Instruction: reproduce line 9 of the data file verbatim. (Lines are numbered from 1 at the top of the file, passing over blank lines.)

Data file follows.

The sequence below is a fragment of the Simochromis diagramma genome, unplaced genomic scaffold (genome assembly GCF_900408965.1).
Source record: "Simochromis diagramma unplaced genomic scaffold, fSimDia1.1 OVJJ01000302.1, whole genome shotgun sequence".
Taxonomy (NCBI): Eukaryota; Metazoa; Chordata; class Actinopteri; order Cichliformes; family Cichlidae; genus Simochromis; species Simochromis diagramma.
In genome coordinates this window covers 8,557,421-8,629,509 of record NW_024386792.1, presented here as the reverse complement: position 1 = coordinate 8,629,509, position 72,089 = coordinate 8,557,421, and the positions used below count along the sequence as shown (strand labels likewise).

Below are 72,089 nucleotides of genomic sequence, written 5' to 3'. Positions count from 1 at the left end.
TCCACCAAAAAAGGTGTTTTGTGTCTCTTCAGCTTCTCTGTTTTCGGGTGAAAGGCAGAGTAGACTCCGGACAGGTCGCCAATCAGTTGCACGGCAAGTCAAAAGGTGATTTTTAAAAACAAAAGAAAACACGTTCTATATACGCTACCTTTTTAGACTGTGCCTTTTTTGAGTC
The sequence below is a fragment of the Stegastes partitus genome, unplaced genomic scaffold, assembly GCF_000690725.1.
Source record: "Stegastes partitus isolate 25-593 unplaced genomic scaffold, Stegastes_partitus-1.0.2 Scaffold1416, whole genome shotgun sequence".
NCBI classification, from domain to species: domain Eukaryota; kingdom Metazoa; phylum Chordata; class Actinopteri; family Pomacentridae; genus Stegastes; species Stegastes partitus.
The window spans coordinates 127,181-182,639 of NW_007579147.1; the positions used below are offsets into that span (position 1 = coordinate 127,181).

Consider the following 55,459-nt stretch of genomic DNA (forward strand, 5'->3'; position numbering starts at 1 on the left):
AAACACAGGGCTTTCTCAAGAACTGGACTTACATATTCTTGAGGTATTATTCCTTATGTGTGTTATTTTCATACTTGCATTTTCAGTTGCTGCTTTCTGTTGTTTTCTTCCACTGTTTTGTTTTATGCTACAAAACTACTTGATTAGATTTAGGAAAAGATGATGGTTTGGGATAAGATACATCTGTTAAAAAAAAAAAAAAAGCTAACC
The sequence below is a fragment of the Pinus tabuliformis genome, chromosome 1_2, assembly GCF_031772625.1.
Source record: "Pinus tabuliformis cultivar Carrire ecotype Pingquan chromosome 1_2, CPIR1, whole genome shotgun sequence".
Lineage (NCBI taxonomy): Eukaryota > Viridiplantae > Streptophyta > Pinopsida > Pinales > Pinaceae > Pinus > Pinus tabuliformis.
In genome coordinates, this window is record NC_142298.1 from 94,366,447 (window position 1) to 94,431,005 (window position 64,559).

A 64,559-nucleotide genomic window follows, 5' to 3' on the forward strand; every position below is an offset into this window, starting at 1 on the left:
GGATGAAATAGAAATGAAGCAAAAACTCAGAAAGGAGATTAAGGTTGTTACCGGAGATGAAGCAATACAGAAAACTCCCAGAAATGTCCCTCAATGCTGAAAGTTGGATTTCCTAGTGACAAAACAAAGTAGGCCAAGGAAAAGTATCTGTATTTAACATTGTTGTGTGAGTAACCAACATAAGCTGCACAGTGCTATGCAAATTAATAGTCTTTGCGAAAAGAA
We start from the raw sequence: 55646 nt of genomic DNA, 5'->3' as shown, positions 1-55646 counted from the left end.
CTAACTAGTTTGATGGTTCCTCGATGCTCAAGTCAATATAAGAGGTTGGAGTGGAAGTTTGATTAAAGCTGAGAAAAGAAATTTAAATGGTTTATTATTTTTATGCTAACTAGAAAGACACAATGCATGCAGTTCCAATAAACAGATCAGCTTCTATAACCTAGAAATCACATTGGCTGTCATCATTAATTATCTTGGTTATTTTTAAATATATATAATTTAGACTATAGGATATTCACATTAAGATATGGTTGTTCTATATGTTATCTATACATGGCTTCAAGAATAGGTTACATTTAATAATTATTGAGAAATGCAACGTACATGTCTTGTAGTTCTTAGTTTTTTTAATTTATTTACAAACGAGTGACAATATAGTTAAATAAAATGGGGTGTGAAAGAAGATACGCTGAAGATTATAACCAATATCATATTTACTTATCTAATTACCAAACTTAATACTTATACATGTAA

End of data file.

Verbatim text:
NCBI classification, from domain to species: domain Eukaryota; kingdom Metazoa; phylum Chordata; class Actinopteri; family Pomacentridae; genus Stegastes; species Stegastes partitus.